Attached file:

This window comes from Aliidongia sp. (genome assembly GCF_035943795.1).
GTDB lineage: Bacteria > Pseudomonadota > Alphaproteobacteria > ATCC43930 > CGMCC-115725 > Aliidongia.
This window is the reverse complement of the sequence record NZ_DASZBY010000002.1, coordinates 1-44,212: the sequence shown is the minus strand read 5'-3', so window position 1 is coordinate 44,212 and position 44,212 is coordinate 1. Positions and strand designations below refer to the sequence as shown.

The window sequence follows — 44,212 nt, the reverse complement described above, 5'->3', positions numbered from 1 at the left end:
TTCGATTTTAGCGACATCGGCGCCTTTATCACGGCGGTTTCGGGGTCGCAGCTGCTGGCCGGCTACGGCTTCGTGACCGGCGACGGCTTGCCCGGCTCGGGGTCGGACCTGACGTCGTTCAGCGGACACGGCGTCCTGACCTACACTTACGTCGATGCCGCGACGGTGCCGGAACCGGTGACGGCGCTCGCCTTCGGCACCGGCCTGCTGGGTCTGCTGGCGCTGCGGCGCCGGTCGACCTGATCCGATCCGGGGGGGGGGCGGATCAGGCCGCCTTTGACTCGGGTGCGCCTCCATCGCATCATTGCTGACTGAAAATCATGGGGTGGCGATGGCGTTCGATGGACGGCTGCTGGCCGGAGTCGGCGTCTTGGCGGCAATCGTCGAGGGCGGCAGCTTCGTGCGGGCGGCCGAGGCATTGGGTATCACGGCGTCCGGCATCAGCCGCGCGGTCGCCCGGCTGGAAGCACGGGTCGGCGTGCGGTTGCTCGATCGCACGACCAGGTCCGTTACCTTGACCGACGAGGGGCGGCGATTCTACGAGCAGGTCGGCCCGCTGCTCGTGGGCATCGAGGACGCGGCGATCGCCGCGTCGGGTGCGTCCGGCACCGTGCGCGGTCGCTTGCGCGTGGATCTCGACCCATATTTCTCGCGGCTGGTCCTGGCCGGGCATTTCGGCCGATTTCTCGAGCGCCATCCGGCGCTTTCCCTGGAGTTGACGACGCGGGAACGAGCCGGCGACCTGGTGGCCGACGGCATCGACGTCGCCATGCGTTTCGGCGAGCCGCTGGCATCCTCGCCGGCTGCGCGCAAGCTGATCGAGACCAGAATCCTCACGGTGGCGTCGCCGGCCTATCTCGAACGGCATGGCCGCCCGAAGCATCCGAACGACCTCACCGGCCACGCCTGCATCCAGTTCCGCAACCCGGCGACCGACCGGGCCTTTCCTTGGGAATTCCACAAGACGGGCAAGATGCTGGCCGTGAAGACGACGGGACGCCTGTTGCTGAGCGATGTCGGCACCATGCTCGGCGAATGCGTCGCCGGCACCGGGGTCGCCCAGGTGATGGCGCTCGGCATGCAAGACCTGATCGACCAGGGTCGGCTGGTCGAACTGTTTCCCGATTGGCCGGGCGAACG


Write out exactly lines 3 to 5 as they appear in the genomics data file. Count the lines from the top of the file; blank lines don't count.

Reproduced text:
This window is the reverse complement of the sequence record NZ_DASZBY010000002.1, coordinates 1-44,212: the sequence shown is the minus strand read 5'-3', so window position 1 is coordinate 44,212 and position 44,212 is coordinate 1. Positions and strand designations below refer to the sequence as shown.

The window sequence follows — 44,212 nt, the reverse complement described above, 5'->3', positions numbered from 1 at the left end:
TTCGATTTTAGCGACATCGGCGCCTTTATCACGGCGGTTTCGGGGTCGCAGCTGCTGGCCGGCTACGGCTTCGTGACCGGCGACGGCTTGCCCGGCTCGGGGTCGGACCTGACGTCGTTCAGCGGACACGGCGTCCTGACCTACACTTACGTCGATGCCGCGACGGTGCCGGAACCGGTGACGGCGCTCGCCTTCGGCACCGGCCTGCTGGGTCTGCTGGCGCTGCGGCGCCGGTCGACCTGATCCGATCCGGGGGGGGGGCGGATCAGGCCGCCTTTGACTCGGGTGCGCCTCCATCGCATCATTGCTGACTGAAAATCATGGGGTGGCGATGGCGTTCGATGGACGGCTGCTGGCCGGAGTCGGCGTCTTGGCGGCAATCGTCGAGGGCGGCAGCTTCGTGCGGGCGGCCGAGGCATTGGGTATCACGGCGTCCGGCATCAGCCGCGCGGTCGCCCGGCTGGAAGCACGGGTCGGCGTGCGGTTGCTCGATCGCACGACCAGGTCCGTTACCTTGACCGACGAGGGGCGGCGATTCTACGAGCAGGTCGGCCCGCTGCTCGTGGGCATCGAGGACGCGGCGATCGCCGCGTCGGGTGCGTCCGGCACCGTGCGCGGTCGCTTGCGCGTGGATCTCGACCCATATTTCTCGCGGCTGGTCCTGGCCGGGCATTTCGGCCGATTTCTCGAGCGCCATCCGGCGCTTTCCCTGGAGTTGACGACGCGGGAACGAGCCGGCGACCTGGTGGCCGACGGCATCGACGTCGCCATGCGTTTCGGCGAGCCGCTGGCATCCTCGCCGGCTGCGCGCAAGCTGATCGAGACCAGAATCCTCACGGTGGCGTCGCCGGCCTATCTCGAACGGCATGGCCGCCCGAAGCATCCGAACGACCTCACCGGCCACGCCTGCATCCAGTTCCGCAACCCGGCGACCGACCGGGCCTTTCCTTGGGAATTCCACAAGACGGGCAAGATGCTGGCCGTGAAGACGACGGGACGCCTGTTGCTGAGCGATGTCGGCACCATGCTCGGCGAATGCGTCGCCGGCACCGGGGTCGCCCAGGTGATGGCGCTCGGCATGCAAGACCTGATCGACCAGGGTCGGCTGGTCGAACTGTTTCCCGATTGGCCGGGCGAACG